The NT picks up on this text a handful of times. I’ll confine my analysis here to two citations by the Apostle Paul. The first one is in Romans 4:18: “In hope he believed against hope, that he should become the father of many nations, as he had been told, ‘So shall your offspring be.'” Here, Paul interprets “offspring” as the spiritual children of Abraham, the heirs of the world (vs. 13). The second one is over in Galatians 3:16, Paul says this: “Now the promises were made to Abraham and to his offspring. It does not say, ‘And to offsprings,’ referring to many, but referring to one, ‘And to your offspring,’ who is Christ.” Here, Paul interprets “offspring” in a singular fashion (appealing to the verbally inspired text, by the way), not the collective, plural fashion he did in Romans 4.

In short, we have at least two intentions in the text of Genesis 15:5, both attested to in the NT. One interpretation is a Christological one (Gal. 3) and the other is a something of a spiritualized, natural one (Rom. 4). In both cases, neither of Paul’s inspired interpretations are “literal” in the sense that modern literalists mean. Literalism as a hermeneutic, while it certainly accounts for different genres (poetry, historical narrative, didactic epistle, etc) cannot account for the Bible as a whole. Please get that. The Bible is a spiritual book which centers around Jesus Christ. In Luke 24, Jesus teaches his disciples on the road to Emmaus about hermeneutics: “And beginning with Moses and all the Prophets, he interpreted to them in all the Scriptures the things concerning himself” (verse 27).  The Bible is to be read Christologically. Our hermeneutics should at least be historical – grammatical – Christological. Literalism cannot handle this; literalism simply cannot handle the Bible on the Bible’s terms. The Bible, in all of its richness, has far more to offer us than a literalistic hermeneutic is able to draw from the text.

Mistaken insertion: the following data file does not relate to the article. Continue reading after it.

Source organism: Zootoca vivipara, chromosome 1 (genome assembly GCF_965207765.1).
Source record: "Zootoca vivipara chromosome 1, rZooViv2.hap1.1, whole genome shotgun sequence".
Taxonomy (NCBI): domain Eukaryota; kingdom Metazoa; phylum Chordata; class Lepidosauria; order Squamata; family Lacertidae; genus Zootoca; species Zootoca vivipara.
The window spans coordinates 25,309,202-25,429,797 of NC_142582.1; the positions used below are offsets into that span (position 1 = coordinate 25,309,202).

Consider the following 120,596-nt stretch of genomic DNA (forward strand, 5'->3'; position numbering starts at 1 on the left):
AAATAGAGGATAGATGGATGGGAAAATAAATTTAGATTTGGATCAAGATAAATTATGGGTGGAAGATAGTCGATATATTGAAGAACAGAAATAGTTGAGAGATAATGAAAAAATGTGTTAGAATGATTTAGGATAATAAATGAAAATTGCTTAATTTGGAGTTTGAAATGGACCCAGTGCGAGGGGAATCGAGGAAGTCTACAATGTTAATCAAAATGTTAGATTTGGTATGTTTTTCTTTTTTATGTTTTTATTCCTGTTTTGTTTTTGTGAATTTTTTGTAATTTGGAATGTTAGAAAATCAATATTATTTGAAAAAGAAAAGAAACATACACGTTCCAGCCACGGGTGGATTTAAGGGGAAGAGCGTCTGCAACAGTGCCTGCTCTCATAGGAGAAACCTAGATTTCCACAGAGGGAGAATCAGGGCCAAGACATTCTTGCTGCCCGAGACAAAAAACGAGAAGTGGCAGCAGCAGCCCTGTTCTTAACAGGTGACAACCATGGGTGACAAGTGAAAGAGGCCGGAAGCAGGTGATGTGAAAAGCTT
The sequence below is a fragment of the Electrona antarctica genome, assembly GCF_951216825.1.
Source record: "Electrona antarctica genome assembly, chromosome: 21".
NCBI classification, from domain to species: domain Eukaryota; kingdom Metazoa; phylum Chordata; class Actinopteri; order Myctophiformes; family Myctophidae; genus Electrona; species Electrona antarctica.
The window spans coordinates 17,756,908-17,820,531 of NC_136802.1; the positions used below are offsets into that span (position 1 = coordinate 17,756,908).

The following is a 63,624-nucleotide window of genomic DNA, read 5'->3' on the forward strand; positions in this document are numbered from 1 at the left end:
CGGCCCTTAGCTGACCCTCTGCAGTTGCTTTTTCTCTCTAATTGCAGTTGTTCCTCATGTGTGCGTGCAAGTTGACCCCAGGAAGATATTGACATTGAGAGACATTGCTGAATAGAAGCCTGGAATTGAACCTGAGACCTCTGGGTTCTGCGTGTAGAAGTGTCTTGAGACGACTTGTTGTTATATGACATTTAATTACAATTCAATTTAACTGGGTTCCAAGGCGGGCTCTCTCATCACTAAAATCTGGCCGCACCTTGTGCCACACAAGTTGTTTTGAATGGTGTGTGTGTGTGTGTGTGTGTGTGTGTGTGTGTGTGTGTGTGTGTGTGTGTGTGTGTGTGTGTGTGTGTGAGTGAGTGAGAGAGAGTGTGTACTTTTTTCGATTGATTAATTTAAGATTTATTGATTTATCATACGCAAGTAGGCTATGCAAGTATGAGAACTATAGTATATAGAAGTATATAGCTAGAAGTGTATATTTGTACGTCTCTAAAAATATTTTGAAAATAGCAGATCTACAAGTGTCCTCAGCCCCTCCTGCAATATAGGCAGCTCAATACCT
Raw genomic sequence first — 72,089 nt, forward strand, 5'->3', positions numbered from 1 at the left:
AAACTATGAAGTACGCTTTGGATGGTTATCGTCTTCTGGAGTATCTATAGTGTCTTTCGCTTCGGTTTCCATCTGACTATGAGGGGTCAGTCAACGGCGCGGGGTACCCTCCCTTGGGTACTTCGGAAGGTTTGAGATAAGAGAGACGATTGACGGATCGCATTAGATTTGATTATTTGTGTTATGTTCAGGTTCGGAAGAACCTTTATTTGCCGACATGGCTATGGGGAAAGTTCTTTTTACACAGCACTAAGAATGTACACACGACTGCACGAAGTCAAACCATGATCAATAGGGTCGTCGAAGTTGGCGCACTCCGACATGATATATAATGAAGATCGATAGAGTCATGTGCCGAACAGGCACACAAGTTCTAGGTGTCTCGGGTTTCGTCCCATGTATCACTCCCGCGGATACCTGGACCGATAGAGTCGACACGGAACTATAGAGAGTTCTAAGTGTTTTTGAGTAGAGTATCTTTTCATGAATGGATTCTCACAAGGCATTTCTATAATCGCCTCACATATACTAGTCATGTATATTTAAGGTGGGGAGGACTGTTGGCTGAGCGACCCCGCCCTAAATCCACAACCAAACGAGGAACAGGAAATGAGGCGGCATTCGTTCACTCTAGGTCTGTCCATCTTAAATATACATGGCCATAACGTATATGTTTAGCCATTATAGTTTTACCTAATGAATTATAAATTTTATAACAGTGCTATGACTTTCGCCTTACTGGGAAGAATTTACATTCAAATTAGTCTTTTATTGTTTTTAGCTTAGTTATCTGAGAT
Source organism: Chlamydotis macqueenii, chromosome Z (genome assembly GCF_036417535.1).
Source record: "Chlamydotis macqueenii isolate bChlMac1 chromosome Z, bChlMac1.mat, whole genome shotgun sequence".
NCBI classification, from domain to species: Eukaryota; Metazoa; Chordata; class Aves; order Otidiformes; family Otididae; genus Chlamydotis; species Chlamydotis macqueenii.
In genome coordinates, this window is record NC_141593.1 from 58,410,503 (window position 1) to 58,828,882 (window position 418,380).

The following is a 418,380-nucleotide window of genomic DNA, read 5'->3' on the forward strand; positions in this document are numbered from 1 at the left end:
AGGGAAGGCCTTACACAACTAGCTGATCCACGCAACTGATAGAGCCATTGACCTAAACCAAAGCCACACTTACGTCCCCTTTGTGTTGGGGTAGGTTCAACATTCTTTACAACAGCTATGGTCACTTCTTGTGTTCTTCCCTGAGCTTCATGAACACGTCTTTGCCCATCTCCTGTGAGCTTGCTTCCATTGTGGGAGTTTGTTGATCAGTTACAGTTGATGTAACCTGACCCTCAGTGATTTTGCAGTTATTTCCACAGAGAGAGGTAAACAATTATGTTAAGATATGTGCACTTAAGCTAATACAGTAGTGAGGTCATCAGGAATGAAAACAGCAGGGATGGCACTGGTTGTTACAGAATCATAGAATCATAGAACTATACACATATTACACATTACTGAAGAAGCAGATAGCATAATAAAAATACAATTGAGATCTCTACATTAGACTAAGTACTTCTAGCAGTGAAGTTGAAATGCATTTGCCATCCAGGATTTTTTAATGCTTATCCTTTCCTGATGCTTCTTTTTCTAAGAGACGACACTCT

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Kris Kord‘s post got me thinking. He’s been working through some of the issues that divided conservative Presbyterians in the early 20th century. His most recent post touches on the incomprehensibility of God and the overall difficulty of language (a creation, after all) to convey divine truth. The debate ‘twixt Cornelius Van Til and Gordon Clark is not an isolated one; that discussion (in one way or another) had been going on for centuries. Below, I’ll give a thumbnail of that extended discussion from Richard Muller’s PRRD and then float a couple questions out there for our discussion… here goes.

Muller traces the development of theological prolegomena to the early twelfth century. (Get a gander over here for a brief discussion of what prolegomena are.) The discussions of the nature of theological language came into their own in what’s called the High Middle Ages, and were tied in with the recovery and reception of many of Aristotle’s philosophical works (specifically his Metaphysics and Ethics). “The latter document,” according to Dr. Muller, “is of particular importance since it is the place where Aristotle delivered his arguments for the classification of the forms of knowing: understanding (intelligentia), knowledge or science (scientia), prudence or discretion (prudentia), and art or technique (ars)” (Muller, PRRD, 1:90). Science (scientia) must, according to Aristotle, rest upon its own self-evident first principles (principia). Thus, if theology is rightly to be called scientia, it also must rest upon its own principia. This notion caused successive theologians to place the discussion of these issues prior to the discussion of theology itself. It’s in this way that theological prolegomena were developed as a separate and, eventually, a highly technical collection of considerations.